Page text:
Censer — incense burner
Chalice (or drinking horn) — for sacrificial wine or water. In some traditions the sacred marriage (sexual union between incarnate god and worshipper) is performed symbolically by plunging the athame into the chalice. (The athame represents fire and the chalice represents water, so they balance each other.)
Charge of the Goddess — a gospel used by many modern witches in a variety of adapted forms.
Charles LeLand — an amateur folklorist who argued for the survival of pagan religious beliefs in Europe. He wrote Aradia, Or The Gospel Of The Witches. He claimed to have met a woman called Maddalena who had come from a long line of witches.
Chelmsford — The earliest English witch trial happened in Chelmsford, Essex, in 1566. Agnes Waterhouse (a.k.a. Mother Waterhouse) (c. 1503 – 29 July 1566) was the first woman executed for witchcraft after this trial. She was tried along with two other women from the same village. Agnes confessed to having been a witch and said her familiar was a cat (later turned into a toad). She called the cat Satan, sometimes spelled Sathan, which originally belonged to Elizabeth Francis. The cat/toad detail sticks out, but among many other things, Agnes was charged with praying in Latin. We know all this because it’s written down in a pamphlet. You can read the contents here, with modernised spelling, which makes it a bit easier.
Chimney Demon — Chimneys, windows and doors are considered liminal spaces where bad spirits can enter the home. Among the creatures that may fly down your chimney: witches, of course.
Christianity — Unlke Pagans, who were happy to say occult powers came from some uncatalogued minor deity, Christians were hung up on the question of where supernatural beings came from. Christianity couldn’t sit happily with Pagan ideas because, according to Christianity, there is only one God. This is how Christianity ended up with a more thorough theology of the occult, eventually leading them to the conclusion that if occult powers don’t come from that one singular God, they must come from his opponent — Satan. The 12th century onwards was a period when ideas about Satan, devils and Hell became concretised in people’s imagination. This way of thinking ended up costing about 30,000 people their lives.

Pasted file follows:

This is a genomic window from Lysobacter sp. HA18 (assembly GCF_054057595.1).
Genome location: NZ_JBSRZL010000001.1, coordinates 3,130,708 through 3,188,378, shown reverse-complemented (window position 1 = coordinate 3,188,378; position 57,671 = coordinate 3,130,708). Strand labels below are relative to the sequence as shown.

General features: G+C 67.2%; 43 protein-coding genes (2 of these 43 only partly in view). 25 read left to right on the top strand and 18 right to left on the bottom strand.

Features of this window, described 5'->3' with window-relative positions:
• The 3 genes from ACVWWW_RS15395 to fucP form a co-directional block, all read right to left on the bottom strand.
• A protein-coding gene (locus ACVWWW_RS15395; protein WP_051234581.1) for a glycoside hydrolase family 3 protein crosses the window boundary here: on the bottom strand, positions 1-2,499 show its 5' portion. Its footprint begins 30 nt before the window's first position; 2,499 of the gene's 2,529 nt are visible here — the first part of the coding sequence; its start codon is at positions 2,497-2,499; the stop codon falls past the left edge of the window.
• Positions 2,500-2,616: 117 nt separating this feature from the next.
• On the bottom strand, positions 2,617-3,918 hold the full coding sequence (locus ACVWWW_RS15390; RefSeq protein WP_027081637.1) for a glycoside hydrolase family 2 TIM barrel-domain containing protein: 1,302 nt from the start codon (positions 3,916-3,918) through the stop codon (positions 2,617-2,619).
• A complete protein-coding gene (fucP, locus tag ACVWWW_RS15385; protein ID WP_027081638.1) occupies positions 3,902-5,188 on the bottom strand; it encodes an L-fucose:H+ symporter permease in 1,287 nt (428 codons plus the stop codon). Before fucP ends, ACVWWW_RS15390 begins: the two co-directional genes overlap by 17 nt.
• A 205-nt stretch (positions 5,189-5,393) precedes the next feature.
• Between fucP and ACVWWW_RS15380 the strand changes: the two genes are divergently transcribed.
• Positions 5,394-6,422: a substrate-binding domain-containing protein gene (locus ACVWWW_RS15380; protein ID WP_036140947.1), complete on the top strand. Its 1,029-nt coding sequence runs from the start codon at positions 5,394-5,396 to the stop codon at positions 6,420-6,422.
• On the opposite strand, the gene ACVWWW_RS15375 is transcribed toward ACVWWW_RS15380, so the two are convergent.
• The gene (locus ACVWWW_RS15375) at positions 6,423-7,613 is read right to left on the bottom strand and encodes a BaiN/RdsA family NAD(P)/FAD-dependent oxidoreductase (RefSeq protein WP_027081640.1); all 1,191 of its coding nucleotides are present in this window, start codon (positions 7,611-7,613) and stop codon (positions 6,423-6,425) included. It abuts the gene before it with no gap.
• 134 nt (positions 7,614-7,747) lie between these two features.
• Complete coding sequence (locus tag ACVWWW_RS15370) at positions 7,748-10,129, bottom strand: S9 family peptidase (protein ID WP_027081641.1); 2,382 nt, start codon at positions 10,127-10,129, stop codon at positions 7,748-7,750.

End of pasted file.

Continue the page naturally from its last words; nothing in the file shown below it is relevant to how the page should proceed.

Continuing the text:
Circe — the first great witch in literature, described by Homer as “goddess or girl, we couldn’t tell” and when she’s first seen by Odysseus’ men she seems a sweet young weaver, weaving ‘ambrosial fabric sheer and bright,/ by that craft known to the goddesses of heaven.” Before her loom she sings ‘a chill, sweet song’. She doesn’t seem to be a witch at all, but witch she is and she accused of: enthralling men, turning them into swing, the power to make men impotent, both sexually and otherwise.
Cimaruta — An amulet meaning ‘sprig of rue’ in Italian, also known as the Witch Charm. This amulet is made of silver and resembles a sprig of rue with various other symbols in its three branches (generally a crescent moon, key, stars, daggers and flowers). The cimaruta dates back as far as 4500 BC. It might be worn as a pendant or larger ones may be hung in the doorway of a witch’s home. The cimaruta is double-sided. The three silver branches of the cimaruta relate to the Triple Goddess.
Cingulum — A consecrated witch’s cord. It’s either nine feet long or based on measurements of the witch’s body. Witches use it to mark out a circle for ritual. The cingulum may be worn around the waist to represent the initiation level of the witch (similar to a karate belt). It might also have meaningful knots tied into it. The knots might be used sort of like Catholic rosary beads, or indicate status to other witches, or the knot masses may function like amulets.